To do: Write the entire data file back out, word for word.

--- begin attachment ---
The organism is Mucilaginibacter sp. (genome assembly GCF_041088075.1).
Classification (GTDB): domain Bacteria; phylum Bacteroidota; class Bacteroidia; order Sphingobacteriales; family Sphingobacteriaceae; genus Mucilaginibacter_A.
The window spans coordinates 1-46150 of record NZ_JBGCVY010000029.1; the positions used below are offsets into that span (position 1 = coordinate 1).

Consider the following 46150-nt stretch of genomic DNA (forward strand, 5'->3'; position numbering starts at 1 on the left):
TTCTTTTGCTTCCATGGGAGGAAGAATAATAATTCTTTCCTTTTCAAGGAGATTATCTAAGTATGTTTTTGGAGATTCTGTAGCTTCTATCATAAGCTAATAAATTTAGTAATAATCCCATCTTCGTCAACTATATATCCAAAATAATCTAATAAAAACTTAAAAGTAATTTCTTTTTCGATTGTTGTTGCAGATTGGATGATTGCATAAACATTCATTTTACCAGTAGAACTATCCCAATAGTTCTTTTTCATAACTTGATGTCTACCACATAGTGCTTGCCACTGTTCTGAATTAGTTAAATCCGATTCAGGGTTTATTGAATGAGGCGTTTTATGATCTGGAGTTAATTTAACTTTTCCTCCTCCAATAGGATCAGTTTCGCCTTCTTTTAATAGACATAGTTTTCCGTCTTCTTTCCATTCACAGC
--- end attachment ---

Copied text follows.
The organism is Mucilaginibacter sp. (genome assembly GCF_041088075.1).
Classification (GTDB): domain Bacteria; phylum Bacteroidota; class Bacteroidia; order Sphingobacteriales; family Sphingobacteriaceae; genus Mucilaginibacter_A.
The window spans coordinates 1-46150 of record NZ_JBGCVY010000029.1; the positions used below are offsets into that span (position 1 = coordinate 1).

Consider the following 46150-nt stretch of genomic DNA (forward strand, 5'->3'; position numbering starts at 1 on the left):
TTCTTTTGCTTCCATGGGAGGAAGAATAATAATTCTTTCCTTTTCAAGGAGATTATCTAAGTATGTTTTTGGAGATTCTGTAGCTTCTATCATAAGCTAATAAATTTAGTAATAATCCCATCTTCGTCAACTATATATCCAAAATAATCTAATAAAAACTTAAAAGTAATTTCTTTTTCGATTGTTGTTGCAGATTGGATGATTGCATAAACATTCATTTTACCAGTAGAACTATCCCAATAGTTCTTTTTCATAACTTGATGTCTACCACATAGTGCTTGCCACTGTTCTGAATTAGTTAAATCCGATTCAGGGTTTATTGAATGAGGCGTTTTATGATCTGGAGTTAATTTAACTTTTCCTCCTCCAATAGGATCAGTTTCGCCTTCTTTTAATAGACATAGTTTTCCGTCTTCTTTCCATTCACAGC